One of the great fringe benefits of becoming a dad is that I was forced, at the age of 32, to grow up almost overnight.
My weekends no longer consist of watching Jeff Stelling and his pals on Soccer Saturday while supping endless pints of the gassy Belgian brew you can see through. Now my ‘days of rest’ tend to kick off at 6.30am with relentless demands for a bottle of the white stuff and it doesn’t tend to get any easier thereafter.
My challenges are no different from those facing millions of other parents, who vainly try to hide the zombie look with plenty of caffeine and a Jack Nicholson-esque grin.
The list of parenting dos and don’t we are forced to negotiate is endless: not getting any closer than six feet from the telly, no telly until they are ready for school and nursery, no telly after seven, bed by 8pm, teeth cleaned twice a day - and a proper clean mind you, not one of those six second jobs.
This is before you get to oversee homework you can barely understand yourself, or the now obligatory music practice. It is non-stop.
But the biggest challenge we undoubtedly face is making sure that our kids don’t end up sporting pot bellies before they start Year R as childhood obesity is a scourge which shows no sign of going away.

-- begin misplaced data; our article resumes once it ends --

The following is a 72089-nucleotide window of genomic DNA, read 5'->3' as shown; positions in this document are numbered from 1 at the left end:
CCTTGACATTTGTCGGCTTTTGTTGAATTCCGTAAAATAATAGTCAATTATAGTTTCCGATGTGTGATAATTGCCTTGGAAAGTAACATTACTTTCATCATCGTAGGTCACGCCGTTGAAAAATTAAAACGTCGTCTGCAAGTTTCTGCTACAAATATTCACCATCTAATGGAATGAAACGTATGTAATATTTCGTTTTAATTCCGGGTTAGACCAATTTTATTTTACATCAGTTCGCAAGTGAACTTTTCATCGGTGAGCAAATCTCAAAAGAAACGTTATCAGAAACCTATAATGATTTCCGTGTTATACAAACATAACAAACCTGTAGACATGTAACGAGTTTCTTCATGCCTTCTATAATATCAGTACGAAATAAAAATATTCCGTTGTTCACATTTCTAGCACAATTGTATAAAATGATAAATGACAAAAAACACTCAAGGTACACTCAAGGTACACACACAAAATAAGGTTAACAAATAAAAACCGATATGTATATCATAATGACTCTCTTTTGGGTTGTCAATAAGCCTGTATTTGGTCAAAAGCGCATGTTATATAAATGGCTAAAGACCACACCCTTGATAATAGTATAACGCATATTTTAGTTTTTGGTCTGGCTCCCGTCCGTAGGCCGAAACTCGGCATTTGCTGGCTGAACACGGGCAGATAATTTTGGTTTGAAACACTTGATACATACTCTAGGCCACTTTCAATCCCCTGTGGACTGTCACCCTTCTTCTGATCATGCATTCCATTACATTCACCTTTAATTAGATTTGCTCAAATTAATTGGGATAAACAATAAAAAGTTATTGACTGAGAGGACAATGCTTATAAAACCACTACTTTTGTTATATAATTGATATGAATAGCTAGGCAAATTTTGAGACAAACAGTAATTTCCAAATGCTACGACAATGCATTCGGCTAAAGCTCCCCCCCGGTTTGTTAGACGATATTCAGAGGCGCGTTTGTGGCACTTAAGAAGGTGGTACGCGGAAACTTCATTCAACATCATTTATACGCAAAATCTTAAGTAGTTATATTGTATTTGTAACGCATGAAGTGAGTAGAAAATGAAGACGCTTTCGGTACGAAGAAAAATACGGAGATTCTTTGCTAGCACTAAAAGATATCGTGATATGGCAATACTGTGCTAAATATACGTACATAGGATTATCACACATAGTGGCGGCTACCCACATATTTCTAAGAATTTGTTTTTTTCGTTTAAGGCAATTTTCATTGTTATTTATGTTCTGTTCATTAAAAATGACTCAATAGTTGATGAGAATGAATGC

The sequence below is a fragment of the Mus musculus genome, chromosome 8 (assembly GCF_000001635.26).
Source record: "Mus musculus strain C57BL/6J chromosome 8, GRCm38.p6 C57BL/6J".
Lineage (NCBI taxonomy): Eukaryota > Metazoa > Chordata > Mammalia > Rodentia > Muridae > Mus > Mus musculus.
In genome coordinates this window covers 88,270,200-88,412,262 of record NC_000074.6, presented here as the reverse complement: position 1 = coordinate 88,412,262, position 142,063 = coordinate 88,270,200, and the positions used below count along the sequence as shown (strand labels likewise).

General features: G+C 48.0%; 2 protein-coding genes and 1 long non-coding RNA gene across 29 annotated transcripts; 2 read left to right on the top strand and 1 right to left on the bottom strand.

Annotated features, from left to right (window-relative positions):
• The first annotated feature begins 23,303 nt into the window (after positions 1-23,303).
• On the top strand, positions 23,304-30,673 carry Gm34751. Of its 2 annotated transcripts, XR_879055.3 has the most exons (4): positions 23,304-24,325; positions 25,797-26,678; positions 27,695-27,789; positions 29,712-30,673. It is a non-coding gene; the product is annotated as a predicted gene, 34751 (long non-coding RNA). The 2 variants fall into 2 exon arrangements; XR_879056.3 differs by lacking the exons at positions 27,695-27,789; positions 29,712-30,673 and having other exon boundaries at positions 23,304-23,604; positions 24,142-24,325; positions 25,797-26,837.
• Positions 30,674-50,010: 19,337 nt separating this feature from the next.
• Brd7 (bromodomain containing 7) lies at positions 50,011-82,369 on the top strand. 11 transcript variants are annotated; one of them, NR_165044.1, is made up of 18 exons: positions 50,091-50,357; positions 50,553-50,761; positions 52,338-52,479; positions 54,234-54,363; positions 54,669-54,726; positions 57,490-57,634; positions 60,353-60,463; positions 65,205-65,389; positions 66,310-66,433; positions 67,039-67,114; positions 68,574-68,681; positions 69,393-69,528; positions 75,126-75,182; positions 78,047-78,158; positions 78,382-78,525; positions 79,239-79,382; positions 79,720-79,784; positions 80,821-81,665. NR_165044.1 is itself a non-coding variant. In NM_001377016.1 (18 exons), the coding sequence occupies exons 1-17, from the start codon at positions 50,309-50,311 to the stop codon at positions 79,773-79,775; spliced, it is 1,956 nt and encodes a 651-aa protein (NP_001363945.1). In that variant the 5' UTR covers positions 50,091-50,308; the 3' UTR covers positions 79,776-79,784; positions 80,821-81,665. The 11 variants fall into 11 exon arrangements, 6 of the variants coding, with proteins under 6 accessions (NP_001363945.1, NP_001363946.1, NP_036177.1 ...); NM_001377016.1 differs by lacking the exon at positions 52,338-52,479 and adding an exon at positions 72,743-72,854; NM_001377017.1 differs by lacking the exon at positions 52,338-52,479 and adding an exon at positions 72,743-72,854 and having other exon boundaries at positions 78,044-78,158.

The figures are stark: one in five children are classed as obese before they start primary school while that increases to a frightening one in three by the time they are 11.
But it isn’t just youngsters’ weight which is affected as the number of children requiring at least one tooth to be tooth to be removed rises with each passing year. Last year that figure stood just under 41,000.
This isn’t anything new as we seemed to be aware of the dangers of too much sugar as far back as the late 1980s, yet successive Governments all over the world have failed to compel food giants to reduce how much they plough into their products.
Public Health England has set targets for manufacturers of certain foods to achieve by 2020. On the face of it, reducing sugar levels in foods such as chocolate bars, biscuits, yogurts, pastries and breakfast cereals by 20 per cent is positive, until you learn that these are guidelines and are unenforceable.
Food companies have long come under fire for their use of sugar in so many of their products but would we eat them without this injection of flavour? The fact that there are so many items on supermarket shelves with a sky high sugar content says more about those who consume them than anybody else.
After all, there is more information about what we eat, such as the traffic light system, than at any time in history yet we choose to ignore it. When we are in a rush to get home after work we throw any old rubbish into our basket, especially if it is among the reduced items so checking the sugar levels doesn’t come into it.
Then there is pester power as children will, more often than not, want the super sweet yogurt in a bright yellow pot than the fun-free version.
It is about time we faced up to our parental responsibilities and paid more attention to what we are feeding our children.